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Title:Fetal programming effects of early weaning on subsequent calf performance
Author(s):Oattes, Jack Lloyd
Advisor(s):Shike, Daniel W.
Contributor(s):McCann, Joshua C.; Parrett, Douglas F.
Department / Program:Animal Sciences
Discipline:Animal Sciences
Degree Granting Institution:University of Illinois at Urbana-Champaign
Degree:M.S.
Genre:Thesis
Subject(s):early weaning
fetal programming
Abstract:Mature Simmental × Angus cows (n = 147; BW = 590 ± 72 kg) were used to evaluate the effects of early weaning on subsequent calf growth performance and carcass characteristics. Cows were assigned to 1 of 2 treatments based on their previous calf’s weaning age: 1) early wean (EW) or 2) conventional wean (CW). The EW treatment had a steer calf weaned at 88 ± 6 days of age where as the CW treatment had a heifer calf that was weaned at approximately 185 ± 6 days of age. Cow body weight (BW) and body condition (BCS) were monitored at 10 time points during the experiment. All cows were managed as a common group from the onset of the experiment at breeding until final pregnancy check of their next production cycle 462 days later. All calves in the experiment were managed as one group and weaned at a single time point, then feedlot performance and carcass characteristics were evaluated. Initial cow BW was different (P < 0.05), as such it was included as a covariate. There was a treatment × date interaction (P < 0.01) for cow BW and cow BCS. Cow BW was consistently greater for the EW treatment at all time points throughout the experiment (P < 0.01). Cow BCS were not different at the onset of the experiment (P = 0.20), although after breeding and throughout lactation, body condition scores diverged between treatments and the EW treatment consistently had greater (P < 0.01) BCS than the CW treatment throughout the entire subsequent lactation. Gestation length was not different (P = 0.21) between treatments, yet calf birth BW was greater (P = 0.05) for the EW treatment. Both AI pregnancy percentage and overall pregnancy percentage were not different between treatments (P ≥ 0.61). Despite the greater birth BW for the EW treatment and no difference (P = 0.25) in milk production, weaning BW was not different (P = 0.50) between treatments. Feedlot performance measures were not different between treatments including: feedlot arrival weight (P = 0.13); final body weight (P = 0.66); average daily gain (P = 0.84); dry matter intake (P = 0.84); and gain to feed (P = 0.93). Final carcass characteristics were not different between treatments including: dressing percentage (P = 0.33); hot carcass weight (P = 0.96); ribeye area (P = 0.94); 12th rib fat thickness (P = 0.73); kidney, pelvic, heart fat percentage (P = 0.08); USDA yield grade (P = 0.80); and marbling score (P = 0.70). Thus, early weaning resulted in improved BW and BCS of cows as well as increased birth BW although that did not transpire into differences in postnatal growth performance or carcass traits of calves.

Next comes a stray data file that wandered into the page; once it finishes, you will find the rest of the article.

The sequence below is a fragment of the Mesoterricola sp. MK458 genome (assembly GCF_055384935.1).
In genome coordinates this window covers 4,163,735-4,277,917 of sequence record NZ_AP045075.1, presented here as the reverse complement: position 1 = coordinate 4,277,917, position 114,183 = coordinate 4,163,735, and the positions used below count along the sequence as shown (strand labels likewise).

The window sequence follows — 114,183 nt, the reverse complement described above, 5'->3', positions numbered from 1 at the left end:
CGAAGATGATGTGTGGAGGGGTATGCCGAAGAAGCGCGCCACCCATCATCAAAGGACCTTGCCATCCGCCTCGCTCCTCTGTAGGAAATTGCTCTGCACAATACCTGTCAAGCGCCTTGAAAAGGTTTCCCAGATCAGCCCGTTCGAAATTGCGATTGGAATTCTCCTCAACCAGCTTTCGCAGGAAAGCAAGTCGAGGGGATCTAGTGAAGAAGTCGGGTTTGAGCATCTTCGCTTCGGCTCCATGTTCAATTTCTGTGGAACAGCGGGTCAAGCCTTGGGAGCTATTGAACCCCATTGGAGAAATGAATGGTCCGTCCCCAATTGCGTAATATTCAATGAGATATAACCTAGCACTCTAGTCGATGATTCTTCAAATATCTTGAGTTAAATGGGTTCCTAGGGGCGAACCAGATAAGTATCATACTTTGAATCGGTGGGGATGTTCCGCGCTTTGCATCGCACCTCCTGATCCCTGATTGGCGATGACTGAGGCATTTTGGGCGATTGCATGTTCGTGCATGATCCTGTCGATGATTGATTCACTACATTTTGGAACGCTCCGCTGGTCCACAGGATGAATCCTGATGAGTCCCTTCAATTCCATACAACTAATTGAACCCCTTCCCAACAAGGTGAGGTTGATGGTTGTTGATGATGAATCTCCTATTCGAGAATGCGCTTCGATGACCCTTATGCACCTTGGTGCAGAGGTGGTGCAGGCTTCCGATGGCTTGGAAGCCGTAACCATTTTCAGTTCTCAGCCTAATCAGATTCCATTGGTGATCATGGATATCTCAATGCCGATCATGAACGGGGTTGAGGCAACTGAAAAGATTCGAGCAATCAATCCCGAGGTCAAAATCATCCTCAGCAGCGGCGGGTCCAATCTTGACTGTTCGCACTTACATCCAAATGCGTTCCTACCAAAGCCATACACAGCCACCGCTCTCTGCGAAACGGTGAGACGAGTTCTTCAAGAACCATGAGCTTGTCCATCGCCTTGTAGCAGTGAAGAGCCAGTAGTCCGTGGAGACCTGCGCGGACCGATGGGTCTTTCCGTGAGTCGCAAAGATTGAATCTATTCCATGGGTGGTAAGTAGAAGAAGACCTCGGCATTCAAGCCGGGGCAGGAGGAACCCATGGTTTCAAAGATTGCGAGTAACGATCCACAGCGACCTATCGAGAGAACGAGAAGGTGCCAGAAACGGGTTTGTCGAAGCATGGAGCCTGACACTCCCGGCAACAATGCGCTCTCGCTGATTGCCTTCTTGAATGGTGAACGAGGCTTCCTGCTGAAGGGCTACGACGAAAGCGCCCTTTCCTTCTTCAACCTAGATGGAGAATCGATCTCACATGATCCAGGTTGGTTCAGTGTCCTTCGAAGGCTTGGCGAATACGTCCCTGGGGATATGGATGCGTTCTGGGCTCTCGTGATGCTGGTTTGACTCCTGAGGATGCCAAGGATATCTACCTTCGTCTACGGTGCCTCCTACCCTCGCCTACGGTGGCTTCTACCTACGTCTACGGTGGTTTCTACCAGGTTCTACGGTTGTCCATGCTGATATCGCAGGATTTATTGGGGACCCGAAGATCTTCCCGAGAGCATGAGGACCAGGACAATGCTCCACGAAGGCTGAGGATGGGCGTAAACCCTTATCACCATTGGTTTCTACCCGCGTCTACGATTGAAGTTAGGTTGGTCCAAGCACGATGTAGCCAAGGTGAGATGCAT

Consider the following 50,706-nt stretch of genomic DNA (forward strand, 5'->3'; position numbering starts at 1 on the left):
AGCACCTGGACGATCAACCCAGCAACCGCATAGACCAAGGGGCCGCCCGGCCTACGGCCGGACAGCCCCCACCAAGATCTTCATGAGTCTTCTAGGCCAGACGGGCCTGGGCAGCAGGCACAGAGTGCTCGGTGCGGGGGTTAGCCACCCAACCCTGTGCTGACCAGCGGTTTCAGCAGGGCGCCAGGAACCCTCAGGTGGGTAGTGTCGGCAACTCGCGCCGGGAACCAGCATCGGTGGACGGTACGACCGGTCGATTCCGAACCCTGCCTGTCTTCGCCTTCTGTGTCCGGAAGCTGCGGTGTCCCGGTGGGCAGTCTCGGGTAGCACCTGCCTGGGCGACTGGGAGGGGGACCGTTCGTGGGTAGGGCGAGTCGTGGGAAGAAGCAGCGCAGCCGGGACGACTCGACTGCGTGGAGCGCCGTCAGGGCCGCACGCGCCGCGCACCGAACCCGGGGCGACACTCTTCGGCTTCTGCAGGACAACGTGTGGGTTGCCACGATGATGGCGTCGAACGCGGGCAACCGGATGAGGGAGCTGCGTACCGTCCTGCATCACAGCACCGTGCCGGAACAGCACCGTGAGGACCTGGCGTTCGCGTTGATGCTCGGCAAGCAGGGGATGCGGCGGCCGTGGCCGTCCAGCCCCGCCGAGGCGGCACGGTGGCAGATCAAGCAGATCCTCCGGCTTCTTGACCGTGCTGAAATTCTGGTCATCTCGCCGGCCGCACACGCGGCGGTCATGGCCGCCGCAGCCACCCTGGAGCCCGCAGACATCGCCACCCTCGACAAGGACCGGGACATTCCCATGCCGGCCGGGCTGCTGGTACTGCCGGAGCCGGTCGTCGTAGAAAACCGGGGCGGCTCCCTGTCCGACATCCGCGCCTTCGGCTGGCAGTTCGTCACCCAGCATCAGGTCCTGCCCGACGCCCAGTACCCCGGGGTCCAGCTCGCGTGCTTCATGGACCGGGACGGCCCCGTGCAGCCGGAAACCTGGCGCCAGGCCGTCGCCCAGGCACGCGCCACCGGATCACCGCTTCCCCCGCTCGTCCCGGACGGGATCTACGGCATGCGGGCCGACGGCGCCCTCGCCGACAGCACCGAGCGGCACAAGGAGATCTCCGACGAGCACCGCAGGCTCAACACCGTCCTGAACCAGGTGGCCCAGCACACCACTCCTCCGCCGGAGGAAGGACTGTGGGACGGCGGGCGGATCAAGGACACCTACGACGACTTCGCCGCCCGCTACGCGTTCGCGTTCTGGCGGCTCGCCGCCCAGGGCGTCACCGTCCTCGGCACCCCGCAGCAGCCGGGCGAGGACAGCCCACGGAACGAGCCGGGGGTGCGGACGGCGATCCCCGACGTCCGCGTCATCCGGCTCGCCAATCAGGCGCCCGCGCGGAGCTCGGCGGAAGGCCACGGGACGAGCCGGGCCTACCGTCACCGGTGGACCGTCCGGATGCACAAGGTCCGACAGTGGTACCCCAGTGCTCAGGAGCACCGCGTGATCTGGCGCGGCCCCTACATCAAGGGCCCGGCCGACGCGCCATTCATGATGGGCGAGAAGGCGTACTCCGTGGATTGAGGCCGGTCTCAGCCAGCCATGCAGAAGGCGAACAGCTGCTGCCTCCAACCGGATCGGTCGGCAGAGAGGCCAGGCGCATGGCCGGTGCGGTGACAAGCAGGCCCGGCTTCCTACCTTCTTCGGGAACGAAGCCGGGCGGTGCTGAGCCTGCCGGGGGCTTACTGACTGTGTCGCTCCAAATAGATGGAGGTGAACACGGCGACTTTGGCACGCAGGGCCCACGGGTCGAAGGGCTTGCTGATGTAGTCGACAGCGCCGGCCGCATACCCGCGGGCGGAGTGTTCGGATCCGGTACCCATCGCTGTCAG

Issue Date:2019-04-26
Type:Text
URI:http://hdl.handle.net/2142/105093
Rights Information:Copyright 2019 Jack Oattes
Date Available in IDEALS:2019-08-23
Date Deposited:2019-05


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